Henges are an uncommon class of monument across Scotland; there are only 84 henges recorded in the National Record of the Historic Environment. They are widely distributed but with a concentration on the eastern side of the country from the Borders up to Orkney. Seventeen are located within Perth and Kinross. There is only one other henge recorded within a 10km radius of this monument; North Mains, Strathallan (Canmore ID 26006) around 8km east-southeast of Smithy. North Mains was mostly excavated in 1979 with much of the archaeological remains removed. The excavation of the henge at North Mains demonstrates the archaeological potential of such sites.

There are three other prehistoric sites, Neolithic and Bronze Age in date, of ritual and funerary function in the vicinity of this monument. The closest two, also visible as cropmarks are; Findal Cottages, pit-enclosure and pit-circle 250m SW of (scheduled monument SM7725) 440m northeast and Broich, cursus, ring-ditch, barrow & palisade 600m SE of Duchlage (scheduled monument SM9135) 1.6km north-northeast. Also in the vicinity is Dornock Lodge, barrow 40m SW of (scheduled monument SM7949) 2.4km east-northeast.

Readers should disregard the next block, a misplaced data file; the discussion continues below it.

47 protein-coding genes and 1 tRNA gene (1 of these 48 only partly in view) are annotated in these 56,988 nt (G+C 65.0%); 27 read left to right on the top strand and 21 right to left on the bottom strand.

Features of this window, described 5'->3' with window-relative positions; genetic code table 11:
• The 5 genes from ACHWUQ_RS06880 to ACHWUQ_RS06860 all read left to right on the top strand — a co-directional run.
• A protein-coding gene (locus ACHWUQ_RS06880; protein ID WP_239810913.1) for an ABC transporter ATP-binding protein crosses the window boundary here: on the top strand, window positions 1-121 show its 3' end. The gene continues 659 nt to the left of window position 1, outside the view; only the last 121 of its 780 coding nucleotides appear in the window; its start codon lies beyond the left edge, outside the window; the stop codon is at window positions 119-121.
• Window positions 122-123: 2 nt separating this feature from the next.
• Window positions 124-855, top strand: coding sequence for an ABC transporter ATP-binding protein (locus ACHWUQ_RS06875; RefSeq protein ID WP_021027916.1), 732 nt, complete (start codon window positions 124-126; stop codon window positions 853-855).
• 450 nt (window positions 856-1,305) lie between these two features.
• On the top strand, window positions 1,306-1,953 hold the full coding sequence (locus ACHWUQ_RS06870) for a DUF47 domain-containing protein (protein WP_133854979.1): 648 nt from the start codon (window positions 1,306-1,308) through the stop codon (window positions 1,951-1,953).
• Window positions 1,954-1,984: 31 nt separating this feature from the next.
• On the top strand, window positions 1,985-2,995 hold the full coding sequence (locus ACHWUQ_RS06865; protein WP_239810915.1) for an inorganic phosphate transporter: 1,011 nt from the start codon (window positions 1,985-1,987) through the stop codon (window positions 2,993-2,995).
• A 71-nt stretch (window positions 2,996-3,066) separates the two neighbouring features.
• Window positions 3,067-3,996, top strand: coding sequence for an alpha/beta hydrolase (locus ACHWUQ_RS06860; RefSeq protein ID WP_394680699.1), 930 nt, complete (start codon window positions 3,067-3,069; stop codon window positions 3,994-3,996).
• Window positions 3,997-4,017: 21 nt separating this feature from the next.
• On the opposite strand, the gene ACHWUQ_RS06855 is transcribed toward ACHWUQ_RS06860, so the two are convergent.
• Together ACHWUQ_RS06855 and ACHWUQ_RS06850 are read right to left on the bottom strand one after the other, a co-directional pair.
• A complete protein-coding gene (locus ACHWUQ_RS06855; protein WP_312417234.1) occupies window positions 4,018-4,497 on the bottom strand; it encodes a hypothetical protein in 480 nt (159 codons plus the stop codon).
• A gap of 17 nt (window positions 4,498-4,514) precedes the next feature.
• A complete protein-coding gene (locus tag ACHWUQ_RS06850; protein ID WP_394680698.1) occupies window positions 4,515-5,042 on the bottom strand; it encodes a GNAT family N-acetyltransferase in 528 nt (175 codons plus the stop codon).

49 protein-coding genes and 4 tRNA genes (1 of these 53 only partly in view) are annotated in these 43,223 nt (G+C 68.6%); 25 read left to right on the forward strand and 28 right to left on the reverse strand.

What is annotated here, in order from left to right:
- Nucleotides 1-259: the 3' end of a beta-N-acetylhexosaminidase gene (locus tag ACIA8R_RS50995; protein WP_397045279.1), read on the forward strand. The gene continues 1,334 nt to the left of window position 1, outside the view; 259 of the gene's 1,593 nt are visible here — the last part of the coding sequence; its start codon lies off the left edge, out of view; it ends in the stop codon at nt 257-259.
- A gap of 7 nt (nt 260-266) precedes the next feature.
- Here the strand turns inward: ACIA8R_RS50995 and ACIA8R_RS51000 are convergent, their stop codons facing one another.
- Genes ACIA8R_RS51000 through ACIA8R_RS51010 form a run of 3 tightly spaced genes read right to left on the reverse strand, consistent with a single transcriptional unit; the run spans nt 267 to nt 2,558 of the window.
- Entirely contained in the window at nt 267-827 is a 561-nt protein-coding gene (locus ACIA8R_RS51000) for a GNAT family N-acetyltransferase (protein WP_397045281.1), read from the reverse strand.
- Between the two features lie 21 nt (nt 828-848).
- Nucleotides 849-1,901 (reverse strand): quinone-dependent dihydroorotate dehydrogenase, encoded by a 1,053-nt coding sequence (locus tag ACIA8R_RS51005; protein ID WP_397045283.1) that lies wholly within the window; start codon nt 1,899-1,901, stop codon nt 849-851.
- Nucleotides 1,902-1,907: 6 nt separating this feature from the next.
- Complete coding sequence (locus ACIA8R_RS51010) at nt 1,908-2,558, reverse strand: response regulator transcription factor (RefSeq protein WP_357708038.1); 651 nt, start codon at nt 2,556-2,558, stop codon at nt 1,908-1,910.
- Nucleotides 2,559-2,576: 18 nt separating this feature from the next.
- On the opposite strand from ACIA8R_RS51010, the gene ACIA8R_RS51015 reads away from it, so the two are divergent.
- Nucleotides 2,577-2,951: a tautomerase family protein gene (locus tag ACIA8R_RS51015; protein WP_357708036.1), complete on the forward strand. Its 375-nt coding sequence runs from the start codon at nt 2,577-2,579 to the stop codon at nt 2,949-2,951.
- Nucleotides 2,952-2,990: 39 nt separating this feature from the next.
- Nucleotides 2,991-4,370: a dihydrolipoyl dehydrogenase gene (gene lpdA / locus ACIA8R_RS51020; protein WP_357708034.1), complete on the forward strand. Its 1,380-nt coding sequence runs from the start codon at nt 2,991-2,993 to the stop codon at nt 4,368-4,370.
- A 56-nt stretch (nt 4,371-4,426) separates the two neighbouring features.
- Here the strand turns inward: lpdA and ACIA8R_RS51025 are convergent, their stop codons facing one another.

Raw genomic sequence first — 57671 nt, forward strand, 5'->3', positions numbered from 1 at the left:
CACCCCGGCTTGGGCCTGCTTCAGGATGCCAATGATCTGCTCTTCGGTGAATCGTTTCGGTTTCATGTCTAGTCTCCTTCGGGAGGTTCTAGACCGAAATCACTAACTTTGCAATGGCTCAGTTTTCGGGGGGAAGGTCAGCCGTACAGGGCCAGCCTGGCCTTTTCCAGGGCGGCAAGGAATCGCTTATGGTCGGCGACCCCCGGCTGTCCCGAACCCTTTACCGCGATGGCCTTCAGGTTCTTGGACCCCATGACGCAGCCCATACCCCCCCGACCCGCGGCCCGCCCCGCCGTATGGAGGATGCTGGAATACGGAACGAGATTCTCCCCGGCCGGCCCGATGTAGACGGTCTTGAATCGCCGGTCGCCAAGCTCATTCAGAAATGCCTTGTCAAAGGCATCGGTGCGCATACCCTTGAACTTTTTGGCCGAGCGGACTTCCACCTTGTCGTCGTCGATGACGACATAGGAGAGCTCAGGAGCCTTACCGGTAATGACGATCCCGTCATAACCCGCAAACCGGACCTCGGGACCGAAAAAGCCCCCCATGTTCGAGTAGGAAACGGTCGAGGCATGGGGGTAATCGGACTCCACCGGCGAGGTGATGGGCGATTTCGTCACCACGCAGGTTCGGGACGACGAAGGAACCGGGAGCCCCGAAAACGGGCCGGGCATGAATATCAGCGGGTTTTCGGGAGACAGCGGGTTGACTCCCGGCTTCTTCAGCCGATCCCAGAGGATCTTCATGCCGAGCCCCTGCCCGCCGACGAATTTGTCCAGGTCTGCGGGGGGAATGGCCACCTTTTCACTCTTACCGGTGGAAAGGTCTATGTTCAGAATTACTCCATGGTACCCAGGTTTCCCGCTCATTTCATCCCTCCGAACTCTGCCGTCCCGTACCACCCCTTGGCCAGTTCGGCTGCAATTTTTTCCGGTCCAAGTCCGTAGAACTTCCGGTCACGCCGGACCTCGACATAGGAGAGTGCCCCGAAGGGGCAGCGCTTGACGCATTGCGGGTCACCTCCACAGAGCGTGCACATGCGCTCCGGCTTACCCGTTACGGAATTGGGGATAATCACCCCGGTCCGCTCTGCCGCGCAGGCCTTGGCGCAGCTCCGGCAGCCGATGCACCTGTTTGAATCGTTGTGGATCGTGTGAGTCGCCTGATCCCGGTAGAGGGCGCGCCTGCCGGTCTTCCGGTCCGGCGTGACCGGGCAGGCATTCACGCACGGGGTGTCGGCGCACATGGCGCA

There is potential to study these sites together to better understand their functions within their contemporary local communities and possible chronological development in the area. The monument has the potential to enhance and broaden our understanding of prehistoric society, community as well as ritual and funerary practices.

Associative characteristics (how a site or place relates to people, events, and/or historic and social movements)

There are no known associative characteristics that contribute to this site's cultural significance.

Source: Historic Environment Scotland



Historic Environment Scotland reference number CANMORE ID 25335 (accessed on 22/06/2021).

Wilson D R 2000. Air Photo Interpretation for Archaeologists. Tempus, Stroud.


Source: Historic Environment Scotland